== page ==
Perkins v. Crum et al

Filing 10

ORDER DISMISSING COMPLAINT WITH LEAVE TO AMEND;First Amended Complaint due by 7/13/2011, signed by Magistrate Judge Gerald B. Cohn on 06/09/2011. (Attachments: # 1 Amended Complaint Form)(Flores, E)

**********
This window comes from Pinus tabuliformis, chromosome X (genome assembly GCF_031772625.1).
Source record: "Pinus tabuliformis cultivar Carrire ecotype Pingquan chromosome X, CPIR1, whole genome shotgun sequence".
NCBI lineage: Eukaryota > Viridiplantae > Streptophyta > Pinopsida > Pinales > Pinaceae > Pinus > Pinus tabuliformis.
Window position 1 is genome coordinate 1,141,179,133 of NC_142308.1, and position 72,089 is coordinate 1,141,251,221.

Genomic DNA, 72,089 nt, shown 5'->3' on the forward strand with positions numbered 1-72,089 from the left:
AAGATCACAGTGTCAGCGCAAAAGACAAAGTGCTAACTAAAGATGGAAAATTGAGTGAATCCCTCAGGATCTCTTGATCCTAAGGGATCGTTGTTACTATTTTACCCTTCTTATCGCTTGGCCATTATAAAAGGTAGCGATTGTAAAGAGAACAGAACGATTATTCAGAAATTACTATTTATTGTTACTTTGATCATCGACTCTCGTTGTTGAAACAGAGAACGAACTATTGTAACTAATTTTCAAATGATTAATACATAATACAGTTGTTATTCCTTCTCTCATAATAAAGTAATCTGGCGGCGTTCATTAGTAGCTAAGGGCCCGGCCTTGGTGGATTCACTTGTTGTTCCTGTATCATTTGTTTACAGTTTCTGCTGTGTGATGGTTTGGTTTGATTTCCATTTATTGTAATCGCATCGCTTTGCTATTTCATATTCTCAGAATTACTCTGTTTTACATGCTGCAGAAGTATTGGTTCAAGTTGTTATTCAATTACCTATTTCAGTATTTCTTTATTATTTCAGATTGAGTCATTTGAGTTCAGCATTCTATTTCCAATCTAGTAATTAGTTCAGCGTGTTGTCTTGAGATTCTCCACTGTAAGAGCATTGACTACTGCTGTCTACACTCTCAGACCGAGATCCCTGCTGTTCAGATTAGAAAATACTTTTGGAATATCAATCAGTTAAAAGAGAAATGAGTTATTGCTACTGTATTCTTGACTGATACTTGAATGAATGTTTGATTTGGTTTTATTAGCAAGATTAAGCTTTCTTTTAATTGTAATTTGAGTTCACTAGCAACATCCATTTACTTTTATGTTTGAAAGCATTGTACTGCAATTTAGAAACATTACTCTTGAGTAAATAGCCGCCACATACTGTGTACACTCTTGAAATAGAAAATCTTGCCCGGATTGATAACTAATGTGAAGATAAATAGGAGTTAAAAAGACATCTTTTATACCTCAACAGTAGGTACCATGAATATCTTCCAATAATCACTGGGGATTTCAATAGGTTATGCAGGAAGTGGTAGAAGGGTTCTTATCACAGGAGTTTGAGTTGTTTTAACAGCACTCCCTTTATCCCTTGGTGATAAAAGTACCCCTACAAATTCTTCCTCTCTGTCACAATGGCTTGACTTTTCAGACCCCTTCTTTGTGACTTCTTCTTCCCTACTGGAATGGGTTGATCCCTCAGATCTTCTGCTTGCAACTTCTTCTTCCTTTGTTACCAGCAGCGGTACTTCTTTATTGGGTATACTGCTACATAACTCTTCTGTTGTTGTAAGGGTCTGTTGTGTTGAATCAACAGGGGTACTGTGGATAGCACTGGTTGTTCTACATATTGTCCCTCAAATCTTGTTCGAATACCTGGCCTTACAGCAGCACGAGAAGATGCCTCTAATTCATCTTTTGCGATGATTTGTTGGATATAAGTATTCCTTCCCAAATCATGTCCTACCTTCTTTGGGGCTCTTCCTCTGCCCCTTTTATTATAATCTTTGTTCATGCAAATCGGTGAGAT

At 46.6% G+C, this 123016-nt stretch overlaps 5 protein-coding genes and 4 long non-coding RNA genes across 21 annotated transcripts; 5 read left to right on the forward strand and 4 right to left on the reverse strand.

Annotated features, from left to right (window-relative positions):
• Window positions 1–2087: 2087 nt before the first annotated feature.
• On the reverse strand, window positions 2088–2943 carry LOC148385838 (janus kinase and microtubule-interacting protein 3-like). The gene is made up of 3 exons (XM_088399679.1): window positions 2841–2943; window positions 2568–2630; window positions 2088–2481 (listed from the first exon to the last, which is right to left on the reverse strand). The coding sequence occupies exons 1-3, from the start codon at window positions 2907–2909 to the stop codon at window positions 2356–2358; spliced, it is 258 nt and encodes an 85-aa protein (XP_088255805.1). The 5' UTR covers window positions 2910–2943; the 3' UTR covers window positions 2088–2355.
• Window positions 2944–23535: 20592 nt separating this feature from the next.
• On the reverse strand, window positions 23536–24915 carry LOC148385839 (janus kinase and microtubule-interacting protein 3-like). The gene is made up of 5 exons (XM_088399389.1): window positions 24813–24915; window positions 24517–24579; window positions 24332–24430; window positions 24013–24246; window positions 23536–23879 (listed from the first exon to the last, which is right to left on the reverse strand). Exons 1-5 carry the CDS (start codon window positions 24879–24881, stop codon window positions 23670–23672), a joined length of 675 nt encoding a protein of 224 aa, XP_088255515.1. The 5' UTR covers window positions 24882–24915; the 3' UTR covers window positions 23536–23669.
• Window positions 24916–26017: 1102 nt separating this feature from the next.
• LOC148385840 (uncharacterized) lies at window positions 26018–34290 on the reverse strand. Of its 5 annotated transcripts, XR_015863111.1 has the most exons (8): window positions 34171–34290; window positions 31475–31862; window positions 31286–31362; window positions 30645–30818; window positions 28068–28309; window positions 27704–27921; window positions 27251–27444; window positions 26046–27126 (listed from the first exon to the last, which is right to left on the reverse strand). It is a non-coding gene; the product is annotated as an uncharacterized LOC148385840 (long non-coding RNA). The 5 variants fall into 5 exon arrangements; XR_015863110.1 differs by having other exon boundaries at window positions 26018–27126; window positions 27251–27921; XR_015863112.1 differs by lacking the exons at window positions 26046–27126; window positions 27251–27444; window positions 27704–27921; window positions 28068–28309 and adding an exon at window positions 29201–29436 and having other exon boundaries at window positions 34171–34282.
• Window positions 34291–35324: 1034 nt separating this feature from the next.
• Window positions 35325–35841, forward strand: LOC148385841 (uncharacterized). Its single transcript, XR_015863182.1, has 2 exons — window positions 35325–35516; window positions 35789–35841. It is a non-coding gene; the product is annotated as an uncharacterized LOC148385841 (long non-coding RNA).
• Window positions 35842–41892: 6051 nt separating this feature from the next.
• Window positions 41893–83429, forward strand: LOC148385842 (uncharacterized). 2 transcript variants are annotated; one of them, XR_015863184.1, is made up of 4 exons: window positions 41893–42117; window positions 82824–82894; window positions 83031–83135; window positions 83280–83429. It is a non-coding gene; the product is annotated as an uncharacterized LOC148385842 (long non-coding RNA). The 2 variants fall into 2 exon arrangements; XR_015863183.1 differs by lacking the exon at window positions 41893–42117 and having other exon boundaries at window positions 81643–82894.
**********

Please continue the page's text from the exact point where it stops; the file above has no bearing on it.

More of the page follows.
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1 2 3 4 5 6 UNITED STATES DISTRICT COURT 7 EASTERN DISTRICT OF CALIFORNIA 8 9 LONNIE DONELL PERKINS CASE NO. 1:10-cv-01115-GBC (PC) Plaintiff, 10 ORDER DISMISSING COMPLAINT WITH LEAVE TO AMEND v. 11 R. CRUM, et al., (ECF No. 1) 12 Defendants. FIRST AMENDED COMPLAINT DUE / WITHIN THIRTY DAYS 13 14 SCREENING ORDER 15 I. PROCEDURAL HISTORY 16 Plaintiff Lonnie Donell Perkins (“Plaintiff”) is a state prisoner proceeding pro se and 17 in forma pauperis in this civil rights action pursuant to 42 U.S.C. § 1983. Plaintiff filed this 18 action on June 21, 2010 and consented to Magistrate Judge jurisdiction on July 26, 2010. 19 (ECF Nos. 1 & 5.) No other parties have appeared. 20 Plaintiff’s Complaint is now before the Court for screening. For the reasons set forth 21 below, the Court finds that Plaintiff has failed to state any claims upon which relief may be 22 granted. 23 II. SCREENING REQUIREMENTS 24 The Court is required to screen complaints brought by prisoners seeking relief 25 against a governmental entity or officer or employee of a governmental entity. 28 U.S.C. 26 § 1915A(a). The Court must dismiss a complaint or portion thereof if the prisoner has 27 raised claims that are legally “frivolous or malicious,” that fail to state a claim upon which 28 1 1 relief may be granted, or that seek monetary relief from a defendant who is immune from 2 such relief. 28 U.S.C. § 1915A(b)(1), (2). “Notwithstanding any filing fee, or any portion 3 thereof, that may have been paid, the court shall dismiss the case at any time if the court 4 determines that . . . the action or appeal . . . fails to state a claim upon which relief may be 5 granted.” 28 U.S.C. § 1915(e)(2)(B)(ii). 6 A complaint must contain “a short and plain statement of the claim showing that the 7 pleader is entitled to relief . . . .” Fed. R. Civ. P. 8(a)(2). Detailed factual allegations are 8 not required, but “[t]hreadbare recitals of the elements of a cause of action, supported by 9 mere conclusory statements, do not suffice.” Ashcroft v. Iqbal, 129 S.Ct. 1937, 1949 10 (2009) (citing Bell Atlantic Corp. v. Twombly, 550 U.S. 544, 555 (2007)). Plaintiff must set 11 forth “sufficient factual matter, accepted as true, to ‘state a claim that is plausible on its 12 face.’” Iqbal, 129 S.Ct. at 1949 (quoting Twombly, 550 U.S. at 555). While factual 13 allegations are accepted as true, legal conclusions are not. Iqbal, 129 S.Ct. at 1949. 14 III. SUMMARY OF COMPLAINT 15 Plaintiff alleges violations of his Eighth Amendment right to receive adequate 16 medical care. Plaintiff names the following individuals as Defendants: R. Crum, J.R. 17 Garza, Everett W. Fischer, G. Williams, M. Ruff, O.C. Harris, J. Ostrander, C. Pfeiffer, C.J. 18 Chrones, N. Grannis, and J. Batchelor. Above referenced Defendants all worked at Kern 19 Valley State Prison. Plaintiff also lists R. Clemons, C/O at Los Angeles County at 20 Lancaster prison. 21 Plaintiff alleges as follows: Defendant Clemons placed a false confidential 22 disclosure form (CDC 1030) in Plaintiff’s prison file on June 15, 2006. On August 14, 2006, 23 Plaintiff was placed in segregation for an investigation into his alleged association with a 24 prison gang. Defendant Crum wrote a false validation report citing four sources which 25 Plaintiff received on that same date. Defendant Garza approved and submitted the false 26 report on September 5, 2006. Defendants Fischer, Williams, and Ruff were on the 27 committee that reviewed the false report and accepted all four sources as valid on October 28 4, 2006, validating Plaintiff as a gang member. 2 1 On February 29, 2007, Defendant Harris interviewed Plaintiff about his inmate 2 grievance and denied the grievance. Defendant Ostrander also denied the grievance. On 3 April 24, 2007, Defendant Pfeiffer was assigned to investigate Plaintiff’s grievance at the 4 second level of appeal, and denied it. It was also denied by Defendant Chrones. On July 5 24, 2007, Defendant Batchelor denied Plaintiff’s appeal at the third level. It was also 6 denied by Defendant Grannis. Plaintiff seeks declaratory and injunctive relief, compensatory and punitive 7 8 damages, and fees and costs. 9 IV. 10 ANALYSIS The Civil Rights Act under which this action was filed provides: Every person who, under color of [state law] . . . subjects, or causes to be subjected, any citizen of the United States . . . to the deprivation of any rights, privileges, or immunities secured by the Constitution . . . shall be liable to the party injured in an action at law, suit in equity, or other proper proceeding for redress. 11 12 13 14 42 U.S.C. § 1983. “Section 1983 . . . creates a cause of action for violations of the federal 15 Constitution and laws.” Sweaney v. Ada County, Idaho, 119 F.3d 1385, 1391 (9th Cir. 16 1997) (internal quotations omitted). 17 A. Due Process Claim 18 Plaintiff alleges that his due process rights under the Fourteenth Amendment were 19 violated by Defendants Crum, Clemons, Garza, Fischer, Williams, and Ruff. 20 The Due Process Clause protects prisoners from being deprived of liberty without 21 due process of law. Wolff v. McDonnell, 418 U.S. 539, 556 (1974). In order to state a 22 cause of action for deprivation of procedural due process, a plaintiff must first establish the 23 existence of a liberty interest for which the protection is sought. Id. Liberty interests may 24 arise from the Due Process Clause itself or from state law. Hewitt v. Helms, 459 U.S. 460, 25 466–68 (1983). The Due Process Clause itself does not confer on inmates a liberty 26 interest in being confined in the general prison population instead of administrative 27 segregation. See id. With respect to liberty interests arising from state law, the existence 28 3 1 of a liberty interest created by prison regulations is determined by focusing on the nature 2 of the deprivation. Sandin v. Conner, 515 U.S. 472, 481–84 (1995). Liberty interests 3 created by prison regulations are limited to freedom from restraint which “imposes atypical 4 and significant hardship on the inmate in relation to the ordinary incidents of prison life.” 5 Id. at 484. The Court will assume without deciding that Plaintiff has alleged a liberty 6 interest in not being validated as a gang member and placed in administrative segregation. 7 Placement in administrative segregation, or the Security Housing Unit (“SHU”) if 8 done for administrative rather than disciplinary purposes, requires notice to the prisoner, 9 an opportunity for the prisoner to submit information, and non-adversarial review of the 10 information supporting placement. Toussaint v. McCarthy, 801 F.2d 1080, 1100 (9th Cir. 11 1986). A prison gang validation proceeding is subject to the “some evidence” standard 12 where it is an administrative strategy rather than a disciplinary action. Bruce v. Ylst, 351 13 F.3d 1283, 1287–88 (9th Cir. 2003) (citing Superintendent v. Hill, 472 U.S. 445, 455 14 (1985)). There is no independent assessment of witness credibility or re-weighing of 15 evidence; rather “the relevant question is whether there is any evidence in the record that 16 could support the conclusion.” Hill, 472 U.S. at 455–56. 17 Plaintiff states that he received the notice of the gang affiliation investigation on the 18 same day that he was placed in segregation. He states that the reports were based on 19 four sources. He states that several of the Defendants sat on a committee that reviewed 20 the reports and validated Plaintiff’s gang status. As currently pleaded, Plaintiff received 21 notice of the hearing and what evidence there was against him and he received a hearing. 22 However, Plaintiff does not describe, in any detail, the hearing or evidence presented 23 against him or whether he was given the opportunity to submit a statement. 24 Therefore, Plaintiff fails to state a due process claim. Plaintiff will be given one 25 additional opportunity to amend his complaint. In his amended complaint, Plaintiff must 26 describe in greater detail his claim including, but not limited to, whether he was afforded 27 the opportunity to state his views. 28 /// 4 1 B. 2 Plaintiff appears to be alleging that his appeals were wrongly denied by Defendants 3 Prison Appeals Procedure Claim Harris, Ostrander, Pfeiffer, Chrones, Batchelor, and Grannis. 4 Defendants’ actions in responding (or failing to respond) to Plaintiff’s appeals alone 5 cannot give rise to any claims for relief under Section 1983 for violation of due process. 6 Interests protected by the Due Process Clause may arise from two sources—the Due 7 Process Clause itself and laws of the states. See Meachum v. Fano, 427 U.S. 215, 223-27 8 (1976). There is no constitutional right to a prison administrative appeal or grievance 9 system. Ramirez v. Galaza, 334 F.3d 850, 860 (9th Cir. 2003). However, California Code 10 of Regulations, title 15 section 3084 et seq. grants state prisoners the right to a prison 11 appeals process. The regulations are purely procedural—they require the establishment 12 of a procedural structure for reviewing prisoner complaints and set forth no substantive 13 standards. Instead, they provide for flexible appeal time limits, see Cal. Code Regs. tit. 15, 14 § 3084.6, and, at most, that “no reprisal shall be taken against an inmate or parolee for 15 filing an appeal,” id. § 3084.1(d). A provision that merely sets procedural requirements, 16 even if mandatory, cannot form the basis of a constitutionally cognizable liberty interest. 17 Smith v. Noonan, 992 F.2d 987, 989 (9th Cir. 1993); see, e.g., Antonelli v. Sheahan, 81 18 F.3d 1422, 1430 (7th Cir. 1996) (prison grievance procedure is procedural right that does 19 not give rise to protected liberty interest requiring procedural protections of Due Process 20 Clause). 21 Accordingly, a prison official’s failure to process grievances, without more, is not 22 actionable under Section 1983. See Buckley v. Barlow, 997 F.2d 494, 495 (8th Cir. 1993); 23 see also Ramirez, 334 F.3d at 860 (prisoner’s claimed loss of liberty interest in processing 24 of his appeals does not violate due process because prisoners lack a separate 25 constitutional entitlement to a specific prison grievance system). Although there is a First 26 Amendment right to petition government for redress of grievances, there is no right to a 27 response or any particular action. See Flick v. Alba, 932 F.2d 728, 729 (8th Cir. 1991) 28 (“prisoner’s right to petition the government for redress . . . is not compromised by the 5 1 prison’s refusal to entertain his grievance.”). 2 Thus, because he has neither a liberty interest nor a substantive right to an inmate 3 appeal, Plaintiff fails to state a claim in this regard. Because amendment of this claim 4 would be futile, the Court advises Plaintiff that he would be well-served devoting his energy 5 to pursuing his other claims. 6 V. CONCLUSION AND ORDER 7 The Court finds that Plaintiff’s Complaint fails to state any Section 1983 claims upon 8 which relief may be granted. The Court will provide Plaintiff time to file an amended 9 complaint to address the potentially correctable deficiencies noted above. See Noll v. 10 Carlson, 809 F.2d 1446, 1448-49 (9th Cir. 1987). In his Amended Complaint, Plaintiff must 11 demonstrate that the alleged incident or incidents resulted in a deprivation of his 12 constitutional rights. Iqbal, 129 S.Ct. at 1948-49. Plaintiff must set forth “sufficient factual 13 matter . . . to ‘state a claim that is plausible on its face.’” Iqbal, 129 S.Ct. at 1949 (quoting 14 Twombly, 550 U.S. at 555). Plaintiff must also demonstrate that each defendant personally 15 participated in the deprivation of his rights. Jones, 297 F.3d at 934. 16 Plaintiff should note that although he has been given the opportunity to amend, it 17 is not for the purposes of adding new defendants or claims. Plaintiff should focus the 18 amended complaint on claims and defendants discussed herein. 19 Finally, Plaintiff is advised that Local Rule 220 requires that an amended complaint 20 be complete in itself without reference to any prior pleading. As a general rule, an 21 amended complaint supersedes the original complaint. See Loux v. Rhay, 375 F.2d 55, 22 57 (9th Cir. 1967). Once an amended complaint is filed, the original complaint no longer 23 serves any function in the case. Therefore, in an amended complaint, as in an original 24 complaint, each claim and the involvement of each defendant must be sufficiently alleged. 25 The amended complaint should be clearly and boldly titled “First Amended Complaint,” 26 refer to the appropriate case number, and be an original signed under penalty of perjury. 27 Based on the foregoing, it is HEREBY ORDERED that: 28 1. Plaintiff’s Complaint is dismissed for failure to state a claim, with leave to file 6 1 an amended complaint within thirty (30) days from the date of service of this 2 order; 2. 3 refer to the case number 1:10-cv-1115-GBC (PC); and 4 3. 5 If Plaintiff fails to comply with this order, this action will be dismissed for failure to state a claim upon which relief may be granted. 6 7 Plaintiff shall caption the amended complaint “First Amended Complaint” and IT IS SO ORDERED. 8 9 Dated: 1j0bbc June 9, 2011 UNITED STATES MAGISTRATE JUDGE 10 11 12 13 14 15 16 17 18 19 20 21 22 23 24 25 26 27 28 7